“Weird Wonder” Fossil Discovery Adds Piece to Puzzle of Arthropod Evolution


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Mieridduryn bonniae Ordovician Fossils

Artistic reconstruction of the Ordovician fossils Mieridduryn bonniae. Credit: Original artwork by Franz Anthony

Welsh “weird wonder” fossils provide new clues to the history of arthropod evolution.

The most famous fossils from the Cambrian explosion of animal life, which occurred over half a billion years ago, stand in stark contrast to their modern counterparts. These “weird wonders,” such as the five-eyed Opabinia with its distinctive frontal proboscis, and the fearsome apex predator Anomalocaris with its radial mouthparts and spiny feeding appendages, have become icons in popular culture. However, they were only quite recently recognized as extinct stages of evolution that are crucial for understanding the origins of one of the largest and most important animal phyla, the arthropods (a group that includes modern crabs, spiders, and millipedes).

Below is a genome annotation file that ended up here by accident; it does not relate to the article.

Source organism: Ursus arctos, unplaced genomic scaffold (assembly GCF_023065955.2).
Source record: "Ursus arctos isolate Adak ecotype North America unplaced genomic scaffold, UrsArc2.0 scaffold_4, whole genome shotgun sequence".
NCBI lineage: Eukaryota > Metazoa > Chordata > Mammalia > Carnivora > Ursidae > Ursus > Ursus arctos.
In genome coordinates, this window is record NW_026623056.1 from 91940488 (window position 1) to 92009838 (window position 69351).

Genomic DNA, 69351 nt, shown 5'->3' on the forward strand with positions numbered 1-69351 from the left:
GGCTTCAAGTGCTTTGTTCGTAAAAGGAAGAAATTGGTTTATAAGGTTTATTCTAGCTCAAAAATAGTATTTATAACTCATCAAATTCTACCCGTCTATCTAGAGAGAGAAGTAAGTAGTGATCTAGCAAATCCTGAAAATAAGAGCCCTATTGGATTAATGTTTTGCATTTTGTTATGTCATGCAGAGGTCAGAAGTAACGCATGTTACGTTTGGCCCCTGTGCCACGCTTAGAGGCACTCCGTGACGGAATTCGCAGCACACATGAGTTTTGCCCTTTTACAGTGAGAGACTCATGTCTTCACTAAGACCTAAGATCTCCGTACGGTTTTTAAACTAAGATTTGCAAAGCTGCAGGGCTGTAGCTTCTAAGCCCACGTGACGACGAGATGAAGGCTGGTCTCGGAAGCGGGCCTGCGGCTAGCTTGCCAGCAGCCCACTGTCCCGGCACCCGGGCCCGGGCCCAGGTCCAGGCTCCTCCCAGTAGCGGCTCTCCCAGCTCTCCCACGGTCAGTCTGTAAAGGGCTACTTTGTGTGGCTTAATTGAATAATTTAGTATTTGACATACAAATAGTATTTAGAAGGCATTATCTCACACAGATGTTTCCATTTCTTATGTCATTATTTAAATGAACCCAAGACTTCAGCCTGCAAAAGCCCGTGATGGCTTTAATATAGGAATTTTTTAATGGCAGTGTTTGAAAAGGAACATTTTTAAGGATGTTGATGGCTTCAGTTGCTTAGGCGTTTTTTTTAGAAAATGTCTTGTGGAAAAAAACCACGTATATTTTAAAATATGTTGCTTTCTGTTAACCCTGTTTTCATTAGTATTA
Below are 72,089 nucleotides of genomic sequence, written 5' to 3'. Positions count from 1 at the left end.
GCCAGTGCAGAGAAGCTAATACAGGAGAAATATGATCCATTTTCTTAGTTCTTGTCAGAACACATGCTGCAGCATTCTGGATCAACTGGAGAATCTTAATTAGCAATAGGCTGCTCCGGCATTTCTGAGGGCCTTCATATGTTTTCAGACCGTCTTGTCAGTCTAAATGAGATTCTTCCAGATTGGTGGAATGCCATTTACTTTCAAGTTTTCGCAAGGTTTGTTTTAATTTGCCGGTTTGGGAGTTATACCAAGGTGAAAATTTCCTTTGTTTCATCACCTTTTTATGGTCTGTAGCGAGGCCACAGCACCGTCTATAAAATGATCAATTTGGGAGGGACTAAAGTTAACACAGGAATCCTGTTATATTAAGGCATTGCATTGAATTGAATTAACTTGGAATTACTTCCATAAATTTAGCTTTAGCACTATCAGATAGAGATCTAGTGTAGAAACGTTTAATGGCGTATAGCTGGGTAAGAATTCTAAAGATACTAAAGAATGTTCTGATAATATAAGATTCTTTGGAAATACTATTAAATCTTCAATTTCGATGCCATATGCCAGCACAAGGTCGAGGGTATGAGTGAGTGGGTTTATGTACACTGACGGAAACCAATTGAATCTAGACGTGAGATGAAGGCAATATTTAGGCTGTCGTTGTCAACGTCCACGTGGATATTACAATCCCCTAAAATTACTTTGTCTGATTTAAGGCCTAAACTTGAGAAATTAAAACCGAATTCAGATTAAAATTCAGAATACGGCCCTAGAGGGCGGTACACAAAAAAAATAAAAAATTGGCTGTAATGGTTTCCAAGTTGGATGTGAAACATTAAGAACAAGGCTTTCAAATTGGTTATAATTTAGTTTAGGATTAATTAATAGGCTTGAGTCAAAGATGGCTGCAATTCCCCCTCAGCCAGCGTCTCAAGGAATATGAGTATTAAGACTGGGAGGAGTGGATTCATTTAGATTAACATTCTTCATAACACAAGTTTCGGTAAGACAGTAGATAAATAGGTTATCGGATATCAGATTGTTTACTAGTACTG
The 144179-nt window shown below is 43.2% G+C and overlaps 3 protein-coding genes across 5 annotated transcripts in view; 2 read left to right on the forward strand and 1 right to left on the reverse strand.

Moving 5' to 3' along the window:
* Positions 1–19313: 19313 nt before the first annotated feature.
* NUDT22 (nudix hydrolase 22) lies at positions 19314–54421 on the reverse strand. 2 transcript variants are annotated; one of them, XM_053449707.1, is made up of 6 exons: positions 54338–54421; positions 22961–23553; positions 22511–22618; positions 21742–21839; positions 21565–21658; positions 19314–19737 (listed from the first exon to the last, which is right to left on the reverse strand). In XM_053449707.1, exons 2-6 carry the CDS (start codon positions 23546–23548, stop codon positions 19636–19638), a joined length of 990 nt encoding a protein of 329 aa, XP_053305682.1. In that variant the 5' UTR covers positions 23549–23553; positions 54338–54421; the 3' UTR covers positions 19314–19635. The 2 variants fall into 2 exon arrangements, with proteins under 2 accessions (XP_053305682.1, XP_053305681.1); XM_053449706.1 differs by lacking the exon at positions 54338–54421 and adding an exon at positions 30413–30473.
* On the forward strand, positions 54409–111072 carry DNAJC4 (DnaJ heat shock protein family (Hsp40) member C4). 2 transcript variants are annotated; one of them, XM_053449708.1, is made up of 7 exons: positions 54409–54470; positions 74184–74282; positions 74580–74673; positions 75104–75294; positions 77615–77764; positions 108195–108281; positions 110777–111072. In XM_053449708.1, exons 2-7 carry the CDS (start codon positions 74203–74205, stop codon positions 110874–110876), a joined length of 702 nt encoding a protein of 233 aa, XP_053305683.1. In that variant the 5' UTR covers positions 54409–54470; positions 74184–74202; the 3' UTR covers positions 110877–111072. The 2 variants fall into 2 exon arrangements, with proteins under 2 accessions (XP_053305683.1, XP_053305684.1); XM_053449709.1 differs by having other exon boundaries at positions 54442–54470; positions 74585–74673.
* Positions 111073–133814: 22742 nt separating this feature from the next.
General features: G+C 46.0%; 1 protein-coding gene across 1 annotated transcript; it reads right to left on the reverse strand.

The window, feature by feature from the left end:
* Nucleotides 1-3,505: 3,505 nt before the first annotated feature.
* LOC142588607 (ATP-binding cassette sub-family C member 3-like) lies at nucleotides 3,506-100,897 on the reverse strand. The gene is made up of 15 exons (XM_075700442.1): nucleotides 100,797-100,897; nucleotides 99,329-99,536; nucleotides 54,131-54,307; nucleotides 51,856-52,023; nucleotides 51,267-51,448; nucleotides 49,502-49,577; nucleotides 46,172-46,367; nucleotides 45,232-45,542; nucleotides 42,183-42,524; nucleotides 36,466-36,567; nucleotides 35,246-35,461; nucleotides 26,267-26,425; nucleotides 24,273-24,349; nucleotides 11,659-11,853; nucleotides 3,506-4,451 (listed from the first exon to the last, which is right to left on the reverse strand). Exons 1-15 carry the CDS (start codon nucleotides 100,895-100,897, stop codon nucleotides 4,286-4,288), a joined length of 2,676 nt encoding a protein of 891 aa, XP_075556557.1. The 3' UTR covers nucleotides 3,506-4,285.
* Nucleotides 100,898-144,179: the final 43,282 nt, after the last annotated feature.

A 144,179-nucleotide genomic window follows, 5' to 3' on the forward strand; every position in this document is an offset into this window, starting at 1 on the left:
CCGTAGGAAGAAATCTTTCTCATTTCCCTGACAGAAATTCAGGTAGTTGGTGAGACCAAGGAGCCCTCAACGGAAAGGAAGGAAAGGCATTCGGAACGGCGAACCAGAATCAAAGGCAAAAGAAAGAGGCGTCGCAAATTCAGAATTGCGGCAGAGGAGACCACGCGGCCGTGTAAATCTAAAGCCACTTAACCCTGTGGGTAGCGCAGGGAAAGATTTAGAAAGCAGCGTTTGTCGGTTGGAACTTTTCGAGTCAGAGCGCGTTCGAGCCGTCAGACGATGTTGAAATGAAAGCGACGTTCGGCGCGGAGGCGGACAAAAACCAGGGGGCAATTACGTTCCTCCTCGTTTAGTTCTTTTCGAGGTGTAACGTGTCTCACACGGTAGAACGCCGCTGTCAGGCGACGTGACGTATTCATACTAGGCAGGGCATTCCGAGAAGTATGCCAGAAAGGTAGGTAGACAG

Two new specimens with striking similarities to Opabinia are described in an article published recently in the journal

The Cambrian explosion, or the biological big bang, refers to an interval of time around 530 million years ago in the Cambrian Period when nearly all major animal phyla began to appear in the fossil record.

The quarry is well known as one of several local sites yielding new species of fossil sponges. “When the lockdown started, I thought I’d make one more trip to collect some last sponges before finally writing them up,” said Botting, “of course, that was the day that I found something sticking its tentacles out of a tube instead.”

“This is the sort of thing that paleontologists dream of, truly soft-body preservation,” said Muir, “we didn’t sleep well, that night.” That was the beginning of an extensive and ongoing investigation that grew into an international collaboration, with lead author Dr. Stephen Pates (University of Cambridge) and senior author Dr. Joanna Wolfe…



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